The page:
Recognizing Violence Within Homosexual Relationships

Domestic violence in relationships and marriages has been a long-standing problem in American society. A lot of people have not realized that it is not just a problem for heterosexual couples. Domestic violence in lesbian, gay, and bisexual relationships is just as prevalent. Lori B. Girshick, a Professor of sociology and women’s studies at Warren Wilson College in North Carolina, states that we live in a society where “sexual violence is defined only in terms of male penetration and intercourse”(Griffin).

If this is true then it is easy to see why our society has difficulty understanding the problem with the atypical types of relationship abuse. We must also consider the issue of prevalence. Though statistical research is still spotty many researchers believe that abuse in the gay and lesbian community is as prevalent as it is among heterosexuals. Incidents of domestic violence involving gay couples in the New York City area increased 25 percent in 1998 from the previous year (De La Cruz).

A report by the National Institute of Justice which included a population that was 99 percent heterosexual found that 25 percent of women and 8 percent of men were at some point victims of an abusive relationship(Leland). There are many myths surrounding gay domestic violence. One of those is the general belief that women are not violent. Another involves a belief that the abuser in a relationship is more powerful. Violence in any relationship cannot be understood in terms of male, social and economic power.

In lesbian partnerships it is often the partner who appears to have more self-esteem and makes more money who is being battered. Studies have shown that the women who were assaulted were the ones who were more self sufficient, independent, less jealous and had higher incomes (Pearson 132). After looking at the numbers it’s important to notice that the victims are of all ages. In 1998 reported cases were 44 percent between the ages of 30-44, 21 percent were 23-29, 12 percent were 45-64, and five percent were either under age 22 or over age 65 (Garbo).

Based on this it appears that no one in the gay community is safe from the threat of domestic violence. Since this seems to be such a significant problem then it seems strange that we don’t hear more about it on the news or in our own communities. There is a great deal of speculation as to why these cases go unreported. According to an article in the July 14, 1995 edition of the online Jewish Bulletin of Northern California the gay community resists confronting abuse among its own members. They already face so many problems such as HIV and discrimination that publicizing the abuse would be like “airing dirty laundry”.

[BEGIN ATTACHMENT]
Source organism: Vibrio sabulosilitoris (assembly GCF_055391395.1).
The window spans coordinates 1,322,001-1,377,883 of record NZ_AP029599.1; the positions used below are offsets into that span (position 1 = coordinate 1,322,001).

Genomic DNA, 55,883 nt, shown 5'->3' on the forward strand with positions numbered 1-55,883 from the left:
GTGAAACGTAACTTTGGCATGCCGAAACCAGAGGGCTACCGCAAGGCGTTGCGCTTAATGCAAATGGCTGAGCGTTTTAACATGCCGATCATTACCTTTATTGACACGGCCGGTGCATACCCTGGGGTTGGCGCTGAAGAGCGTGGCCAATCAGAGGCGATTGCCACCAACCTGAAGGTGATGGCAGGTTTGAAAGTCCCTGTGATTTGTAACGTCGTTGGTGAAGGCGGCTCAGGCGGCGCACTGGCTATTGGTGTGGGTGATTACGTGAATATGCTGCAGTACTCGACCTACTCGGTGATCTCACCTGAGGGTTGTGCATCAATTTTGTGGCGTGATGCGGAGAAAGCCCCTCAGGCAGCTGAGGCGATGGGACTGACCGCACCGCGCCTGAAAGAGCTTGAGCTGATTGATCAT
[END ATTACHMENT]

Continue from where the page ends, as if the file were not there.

Lank) Another important reason these situations are not being reported is due to fear of the police and the courts. One example of this involved an employee of the New York City Housing Authority, Kathy Muniz who says her reports were not taken seriously. She says she was told by police that tomorrow she and her partner would ‘Kiss and make up’. She eventually got a restraining order against her partner (Leland). It is important to consider the reasons that police may have difficulty dealing with the cases. It can be difficult for them to know who is the aggressor and who is the victim.

Executive Director Connie Burk of the Northwest Network of the Bisexual, Trans and Lesbian Survivors of Abuse in Seattle estimates that often 75 percent of the victims are arrested sometimes along with their abusers (Leland). Taking all of these things into considersation it is difficult to begin to address solving this problem. Perhaps the first step is to break the silence. For years neither the homosexual nor the heterosexual community has wanted to discuss this issue. This was proven in 1995 when a forum on the subject was organized by the Gay Men’s Domestic Violence Project.

Despite two weeks of promoting the event only the two speakers, the temple brotherhood president and two of his friends along with one member of the press showed up (Lank). Once people stop being afraid to talk about it then we can move on to the next step which would seem to be lobbying for changes and laws to protect the victims in these situations. Dr. Susan Holt, the director of the Stop Domestic Violence Program at the L. A. Gay and Lesbian Center points out that the same sex domestic violence issue is still 25 years behind the battered women’s movement (Leland).

It appears progress is being made in some areas such as police responding more effectively to reports of domestic violence in same sex couples. Police in cities such as New York, Los Angeles and Seattle have now been trained to deal with same-sex domestic violence (Leland). In addition, a 1998 survey of the victims of homosexual domestic violence reported that 42 percent of victims said that the police had treated them respectfully while another 30 percent said they were treated with indifference.

Only eight percent reported some type of abuse by the police (De La Cruz). This is only one small step to solving such a wide spread problem. In order to address the issue of same sex domestic violence, the silence surrounding the issue must be confronted. Awareness must be raised in the homosexual and heterosexual communities to ensure that the needs of the victims are being addressed. Until awareness is raised and a commitment is made to doing something about the problem then it is doubtful that little progress will be made toward solving it.

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